Here are a couple of good articles analyzing Trump’s impeachment defense.

From Charlie Savage at The New York Times: ‘Constitutional Nonsense’: Trump’s Impeachment Defense Defies Legal Consensus.

As President Trump’s impeachment trial opens, his lawyers have increasingly emphasized a striking argument: Even if he did abuse his powers in an attempt to bully Ukraine into interfering in the 2020 election on his behalf, it would not matter because the House never accused him of committing an ordinary crime.

Their argument is widely disputed. It cuts against the consensus among scholars that impeachment exists to remove officials who abuse power. The phrase “high crimes and misdemeanors” means a serious violation of public trust that need not also be an ordinary crime, said Frank O. Bowman III, a University of Missouri law professor and the author of a recent book on the topic.

“This argument is constitutional nonsense,” Mr. Bowman said. “The almost universal consensus — in Great Britain, in the colonies, in the American states between 1776 and 1787, at the Constitutional Convention and since — has been that criminal conduct is not required for impeachment.”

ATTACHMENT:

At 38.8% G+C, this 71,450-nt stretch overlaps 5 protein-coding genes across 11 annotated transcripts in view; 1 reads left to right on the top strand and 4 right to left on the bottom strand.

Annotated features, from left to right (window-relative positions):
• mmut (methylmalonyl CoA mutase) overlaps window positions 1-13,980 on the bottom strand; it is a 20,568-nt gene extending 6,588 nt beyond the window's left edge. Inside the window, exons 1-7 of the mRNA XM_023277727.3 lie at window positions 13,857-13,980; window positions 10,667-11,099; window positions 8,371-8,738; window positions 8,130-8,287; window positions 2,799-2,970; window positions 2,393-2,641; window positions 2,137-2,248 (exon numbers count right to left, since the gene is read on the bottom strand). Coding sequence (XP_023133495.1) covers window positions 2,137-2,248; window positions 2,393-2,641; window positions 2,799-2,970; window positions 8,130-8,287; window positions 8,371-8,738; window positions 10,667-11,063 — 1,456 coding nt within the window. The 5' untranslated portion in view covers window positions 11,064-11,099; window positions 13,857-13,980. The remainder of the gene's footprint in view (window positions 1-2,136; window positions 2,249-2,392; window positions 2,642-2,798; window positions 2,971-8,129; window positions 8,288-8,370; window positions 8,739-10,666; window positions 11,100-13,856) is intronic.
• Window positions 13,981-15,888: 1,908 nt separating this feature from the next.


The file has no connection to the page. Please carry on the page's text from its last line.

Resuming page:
But the argument is politically convenient for Mr. Trump. For any moderate Republican senator who may not like what the facts already show about his campaign of pressure on Ukraine, the theory provides an alternative rationale to acquit the president.

Read the rest at the NYT.

More analysis from Quinta Jurecic and Benjamin Wittes at The Atlantic: Trump’s Impeachment Brief Is a Howl of Rage.

The House managers’ brief is an organized legal document. It starts with the law, the nature and purposes of Congress’s impeachment power, then walks through the evidence regarding the first article of impeachment, which alleges abuse of power, and seeks to show how the evidence establishes the House’s claim that President Trump is guilty of this offense. It then proceeds to argue that the offense requires his removal from office….

By contrast, the White House’s “Answer of President Donald J. Trump” to the articles of impeachment, filed by the president’s personal lawyer Jay Sekulow and the White House counsel, Pat Cipollone, does not read like a traditional legal argument at all. It begins with a series of rhetorical flourishes—all of them, to one degree or another, false. The articles of impeachment are “a dangerous attack on the right of the American people to freely choose their President,” the president’s lawyers write—as though the impeachment power were not a constitutional reality every bit as enshrined in the founding document as the quadrennial election of the president. The articles are “a brazen and unlawful attempt to overturn the results of the 2016 election and interfere with the 2020 election,” and are “constitutionally invalid on their face,” they write, as though the president’s right to extort foreign leaders for political services were so beyond reasonable question, it is outrageous that anyone might object to it.